Designated Gas Payer
Kevin Britz <email@example.com>, Arjun Rao <firstname.lastname@example.org>
The below VIP-191 proposal outlines an upgrade to the core transaction format of the Vechain blockchain to enable transactions to designate a gas payer distinct from the sender.
MPP covers a large subset of fee delegation use cases, however there exists some that cannot be accomplished through pure MPP such as:
- Multi-clause transactions where each clause is to a different contract
- Sponsoring a transaction for a specific operation where the sponsor is not the master of the contract
We would like we propose a complimentary protocol to generically allow a gas payer to cosign any specific transaction to pay for its gas fee on behalf of the sender.
We will accomplish this by optionally expanding the
signature field to contain an additional
gasPayerSignature concatenated with the sender signature, and by including
isGasPaid as an index of
reserved for replay protection.
To construct a valid VIP-191 transaction, the sender must include
gasPayerSignature, however they are both otherwise optional to preserve backwards compatibility. If only
gasPayerSignature is included, the transaction should be reverted as it contains redundant data.
signature field update
The gas payer can then be recovered from this additional
signature data, similarly to the sender signature.
payload = blake2b256(blake2b256(encodedUnsignedTx), origin) // Same as txId computation gasPayerSignature = sign(payload, gasPayer)
reserved field update
isGasPaid as a
reserved field allows us to signal to the VM that this transaction should be paid for by an external gas payer. Because
origin is part of the payload that the gas payer signs, the gas payer may verify that it is not being tricked into signing a transaction from itself. This method also allows either the gas payer or the sender to sign the transaction first as the gas payer only needs to know the
origin and not the full sender signature to sign.
Because the sender may sign first or last, both delegation and relaying patterns are possible depending on the developer's use case.
The transaction hash calculation may be unchanged since only the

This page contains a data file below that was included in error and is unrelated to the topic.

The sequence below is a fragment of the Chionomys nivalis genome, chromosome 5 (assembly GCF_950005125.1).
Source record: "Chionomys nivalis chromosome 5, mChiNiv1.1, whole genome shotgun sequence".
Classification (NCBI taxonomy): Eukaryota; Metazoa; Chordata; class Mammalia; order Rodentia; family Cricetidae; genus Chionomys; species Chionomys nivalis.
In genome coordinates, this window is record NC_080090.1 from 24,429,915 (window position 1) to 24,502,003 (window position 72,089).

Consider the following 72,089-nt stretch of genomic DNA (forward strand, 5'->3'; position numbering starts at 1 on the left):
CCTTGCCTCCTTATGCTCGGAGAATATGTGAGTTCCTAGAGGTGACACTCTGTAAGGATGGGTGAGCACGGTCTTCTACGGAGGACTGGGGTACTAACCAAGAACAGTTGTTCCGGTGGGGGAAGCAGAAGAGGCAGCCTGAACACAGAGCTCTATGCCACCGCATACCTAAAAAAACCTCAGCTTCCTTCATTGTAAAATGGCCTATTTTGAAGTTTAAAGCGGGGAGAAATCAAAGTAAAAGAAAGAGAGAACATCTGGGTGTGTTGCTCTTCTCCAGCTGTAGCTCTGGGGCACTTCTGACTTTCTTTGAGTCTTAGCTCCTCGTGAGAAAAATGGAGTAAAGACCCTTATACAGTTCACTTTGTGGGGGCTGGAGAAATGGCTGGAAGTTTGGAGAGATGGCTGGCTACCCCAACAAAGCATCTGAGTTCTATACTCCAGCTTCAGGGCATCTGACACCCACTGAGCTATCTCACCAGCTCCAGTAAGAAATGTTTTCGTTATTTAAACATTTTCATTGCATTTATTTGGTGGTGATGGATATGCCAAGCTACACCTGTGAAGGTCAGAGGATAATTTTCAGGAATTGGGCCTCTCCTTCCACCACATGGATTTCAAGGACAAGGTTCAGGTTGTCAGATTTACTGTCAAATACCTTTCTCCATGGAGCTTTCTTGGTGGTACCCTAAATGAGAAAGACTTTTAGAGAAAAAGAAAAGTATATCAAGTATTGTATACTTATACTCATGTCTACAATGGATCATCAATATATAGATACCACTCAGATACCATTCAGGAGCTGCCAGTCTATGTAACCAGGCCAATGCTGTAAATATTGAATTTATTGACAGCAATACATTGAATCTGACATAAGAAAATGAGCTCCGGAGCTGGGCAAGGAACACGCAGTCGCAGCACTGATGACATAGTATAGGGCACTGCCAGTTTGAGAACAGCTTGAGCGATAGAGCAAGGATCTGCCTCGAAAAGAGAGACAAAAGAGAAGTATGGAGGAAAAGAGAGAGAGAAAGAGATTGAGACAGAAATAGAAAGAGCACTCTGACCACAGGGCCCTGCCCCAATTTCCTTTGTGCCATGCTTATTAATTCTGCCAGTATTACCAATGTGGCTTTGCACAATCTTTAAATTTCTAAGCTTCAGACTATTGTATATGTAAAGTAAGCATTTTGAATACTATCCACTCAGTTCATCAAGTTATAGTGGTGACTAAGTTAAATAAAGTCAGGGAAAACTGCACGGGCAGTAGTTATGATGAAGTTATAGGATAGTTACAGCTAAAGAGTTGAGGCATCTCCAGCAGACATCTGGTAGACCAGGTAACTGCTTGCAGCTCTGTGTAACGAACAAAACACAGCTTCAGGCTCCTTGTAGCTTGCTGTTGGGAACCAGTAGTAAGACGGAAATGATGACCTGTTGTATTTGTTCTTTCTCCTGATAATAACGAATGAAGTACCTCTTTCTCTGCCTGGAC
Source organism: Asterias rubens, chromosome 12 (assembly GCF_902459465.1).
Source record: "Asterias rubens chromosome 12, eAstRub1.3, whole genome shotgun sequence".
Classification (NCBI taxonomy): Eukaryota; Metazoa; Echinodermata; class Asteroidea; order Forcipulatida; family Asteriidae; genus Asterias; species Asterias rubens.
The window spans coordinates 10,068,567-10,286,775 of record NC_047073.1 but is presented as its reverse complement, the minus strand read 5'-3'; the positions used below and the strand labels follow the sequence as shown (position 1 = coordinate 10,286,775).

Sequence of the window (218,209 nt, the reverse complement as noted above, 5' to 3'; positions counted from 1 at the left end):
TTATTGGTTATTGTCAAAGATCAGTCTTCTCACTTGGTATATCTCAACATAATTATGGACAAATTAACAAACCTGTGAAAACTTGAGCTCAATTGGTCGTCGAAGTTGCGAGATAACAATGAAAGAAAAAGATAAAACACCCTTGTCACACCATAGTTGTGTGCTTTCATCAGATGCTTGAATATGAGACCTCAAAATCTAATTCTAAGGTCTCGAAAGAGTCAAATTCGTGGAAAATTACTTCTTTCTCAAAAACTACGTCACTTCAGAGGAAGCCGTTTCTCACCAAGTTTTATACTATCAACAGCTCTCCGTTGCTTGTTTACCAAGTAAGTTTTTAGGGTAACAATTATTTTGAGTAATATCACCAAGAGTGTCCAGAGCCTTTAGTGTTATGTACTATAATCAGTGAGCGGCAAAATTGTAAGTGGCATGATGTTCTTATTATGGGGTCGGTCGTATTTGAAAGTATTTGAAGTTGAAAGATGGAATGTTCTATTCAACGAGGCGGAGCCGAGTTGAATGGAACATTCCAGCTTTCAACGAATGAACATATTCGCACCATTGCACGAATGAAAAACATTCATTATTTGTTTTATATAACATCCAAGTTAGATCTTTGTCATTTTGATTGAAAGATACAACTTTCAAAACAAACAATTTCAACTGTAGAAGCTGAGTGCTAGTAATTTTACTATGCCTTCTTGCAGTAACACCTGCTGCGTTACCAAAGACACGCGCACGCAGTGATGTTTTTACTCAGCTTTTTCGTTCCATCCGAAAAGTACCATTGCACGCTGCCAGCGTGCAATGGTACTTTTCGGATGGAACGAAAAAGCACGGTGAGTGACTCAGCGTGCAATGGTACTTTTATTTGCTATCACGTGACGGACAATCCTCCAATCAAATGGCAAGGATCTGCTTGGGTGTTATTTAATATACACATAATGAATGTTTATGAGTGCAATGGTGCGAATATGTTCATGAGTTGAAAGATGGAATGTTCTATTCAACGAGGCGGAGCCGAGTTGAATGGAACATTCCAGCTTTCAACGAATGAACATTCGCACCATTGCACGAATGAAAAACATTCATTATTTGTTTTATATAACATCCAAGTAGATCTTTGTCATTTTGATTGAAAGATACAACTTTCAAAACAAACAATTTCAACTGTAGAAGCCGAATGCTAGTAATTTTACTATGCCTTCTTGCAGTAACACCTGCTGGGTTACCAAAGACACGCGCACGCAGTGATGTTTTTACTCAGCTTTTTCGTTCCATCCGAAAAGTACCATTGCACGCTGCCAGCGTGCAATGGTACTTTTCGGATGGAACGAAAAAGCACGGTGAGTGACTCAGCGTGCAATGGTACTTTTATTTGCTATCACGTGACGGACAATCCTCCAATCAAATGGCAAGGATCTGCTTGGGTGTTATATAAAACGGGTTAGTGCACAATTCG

tx.Signer() is incorporated rather than the full signature.
Since the gas payer information is not part of the payload signed by the sender, we should not incorporate any of this information in the transaction hash. Doing so could arbitrarily allow an attacker to resend a signed transaction by changing the gas payer.
Interaction with MPP
MPP should be respected above a
gasPayerSignature. If both exist, MPP should cover the gas fee. Only when neither a
gasPayerSignature nor an MPP credit is available should the user pay for the gas.
reserved field update
origin as a
reserved field was initially discussed as a solution to the replay protection issue. It was deemed redundant information as only the
gasPayerSignature payload must include the
origin, not the transaction itself. The chosen specification provides the same solution with 1 byte instead of 20.
Replay Protection Discussion
Two replay attacks exist from modification of the signature, either by changing the sender's signature or the gas payer's.
- Consider the attack where a user submits a transaction to a gas payer for signature. The payer verifies and signs this single transaction as acceptable. The end user then replicates and signs this transaction with multiple addresses. All replications (one per address) will be able to be successfully submitted even though the gas payer may have only intended a single transaction to be placed.
This is mitigated by including the
origin in the payload that is signed by the gas payer. By doing so it is ensured that the produced
gasPayerSignature is only valid if the transaction is signed by the specified
Gas payer-based attack